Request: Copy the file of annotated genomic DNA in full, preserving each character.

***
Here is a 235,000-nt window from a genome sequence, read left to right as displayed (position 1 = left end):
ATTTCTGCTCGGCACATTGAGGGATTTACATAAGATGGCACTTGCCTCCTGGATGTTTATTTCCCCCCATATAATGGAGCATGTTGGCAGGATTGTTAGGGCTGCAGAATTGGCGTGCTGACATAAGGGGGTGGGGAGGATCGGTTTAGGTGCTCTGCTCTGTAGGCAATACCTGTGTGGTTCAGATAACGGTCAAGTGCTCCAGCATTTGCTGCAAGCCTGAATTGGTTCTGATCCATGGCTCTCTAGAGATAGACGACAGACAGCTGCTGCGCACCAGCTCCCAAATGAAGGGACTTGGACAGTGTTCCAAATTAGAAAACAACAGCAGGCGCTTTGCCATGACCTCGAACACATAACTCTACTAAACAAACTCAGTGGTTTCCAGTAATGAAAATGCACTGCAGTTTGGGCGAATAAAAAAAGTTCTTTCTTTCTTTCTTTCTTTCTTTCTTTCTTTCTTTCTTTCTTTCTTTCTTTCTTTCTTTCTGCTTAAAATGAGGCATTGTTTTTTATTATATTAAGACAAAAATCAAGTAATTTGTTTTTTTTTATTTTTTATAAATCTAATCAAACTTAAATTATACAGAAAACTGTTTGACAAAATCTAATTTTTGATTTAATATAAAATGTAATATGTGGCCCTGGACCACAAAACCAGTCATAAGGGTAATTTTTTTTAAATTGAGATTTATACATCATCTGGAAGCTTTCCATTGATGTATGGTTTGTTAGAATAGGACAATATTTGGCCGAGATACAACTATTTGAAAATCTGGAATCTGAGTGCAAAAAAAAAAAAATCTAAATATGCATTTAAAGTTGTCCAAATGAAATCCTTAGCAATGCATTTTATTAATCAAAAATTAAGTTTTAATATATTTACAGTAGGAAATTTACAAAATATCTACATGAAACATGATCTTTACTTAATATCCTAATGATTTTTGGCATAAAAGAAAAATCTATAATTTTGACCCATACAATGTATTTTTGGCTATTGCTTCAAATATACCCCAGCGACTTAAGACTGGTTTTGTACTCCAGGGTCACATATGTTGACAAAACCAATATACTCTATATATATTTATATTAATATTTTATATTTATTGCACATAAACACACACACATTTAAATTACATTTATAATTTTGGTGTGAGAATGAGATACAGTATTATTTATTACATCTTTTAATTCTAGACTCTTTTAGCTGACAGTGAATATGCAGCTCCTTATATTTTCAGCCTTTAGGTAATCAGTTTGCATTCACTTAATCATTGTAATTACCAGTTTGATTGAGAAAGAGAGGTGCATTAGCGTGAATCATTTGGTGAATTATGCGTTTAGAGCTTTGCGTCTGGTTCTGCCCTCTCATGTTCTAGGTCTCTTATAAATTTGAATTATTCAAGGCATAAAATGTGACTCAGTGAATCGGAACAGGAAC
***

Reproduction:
Here is a 235,000-nt window from a genome sequence, read left to right as displayed (position 1 = left end):
ATTTCTGCTCGGCACATTGAGGGATTTACATAAGATGGCACTTGCCTCCTGGATGTTTATTTCCCCCCATATAATGGAGCATGTTGGCAGGATTGTTAGGGCTGCAGAATTGGCGTGCTGACATAAGGGGGTGGGGAGGATCGGTTTAGGTGCTCTGCTCTGTAGGCAATACCTGTGTGGTTCAGATAACGGTCAAGTGCTCCAGCATTTGCTGCAAGCCTGAATTGGTTCTGATCCATGGCTCTCTAGAGATAGACGACAGACAGCTGCTGCGCACCAGCTCCCAAATGAAGGGACTTGGACAGTGTTCCAAATTAGAAAACAACAGCAGGCGCTTTGCCATGACCTCGAACACATAACTCTACTAAACAAACTCAGTGGTTTCCAGTAATGAAAATGCACTGCAGTTTGGGCGAATAAAAAAAGTTCTTTCTTTCTTTCTTTCTTTCTTTCTTTCTTTCTTTCTTTCTTTCTTTCTTTCTTTCTTTCTGCTTAAAATGAGGCATTGTTTTTTATTATATTAAGACAAAAATCAAGTAATTTGTTTTTTTTTATTTTTTATAAATCTAATCAAACTTAAATTATACAGAAAACTGTTTGACAAAATCTAATTTTTGATTTAATATAAAATGTAATATGTGGCCCTGGACCACAAAACCAGTCATAAGGGTAATTTTTTTTAAATTGAGATTTATACATCATCTGGAAGCTTTCCATTGATGTATGGTTTGTTAGAATAGGACAATATTTGGCCGAGATACAACTATTTGAAAATCTGGAATCTGAGTGCAAAAAAAAAAAAATCTAAATATGCATTTAAAGTTGTCCAAATGAAATCCTTAGCAATGCATTTTATTAATCAAAAATTAAGTTTTAATATATTTACAGTAGGAAATTTACAAAATATCTACATGAAACATGATCTTTACTTAATATCCTAATGATTTTTGGCATAAAAGAAAAATCTATAATTTTGACCCATACAATGTATTTTTGGCTATTGCTTCAAATATACCCCAGCGACTTAAGACTGGTTTTGTACTCCAGGGTCACATATGTTGACAAAACCAATATACTCTATATATATTTATATTAATATTTTATATTTATTGCACATAAACACACACACATTTAAATTACATTTATAATTTTGGTGTGAGAATGAGATACAGTATTATTTATTACATCTTTTAATTCTAGACTCTTTTAGCTGACAGTGAATATGCAGCTCCTTATATTTTCAGCCTTTAGGTAATCAGTTTGCATTCACTTAATCATTGTAATTACCAGTTTGATTGAGAAAGAGAGGTGCATTAGCGTGAATCATTTGGTGAATTATGCGTTTAGAGCTTTGCGTCTGGTTCTGCCCTCTCATGTTCTAGGTCTCTTATAAATTTGAATTATTCAAGGCATAAAATGTGACTCAGTGAATCGGAACAGGAAC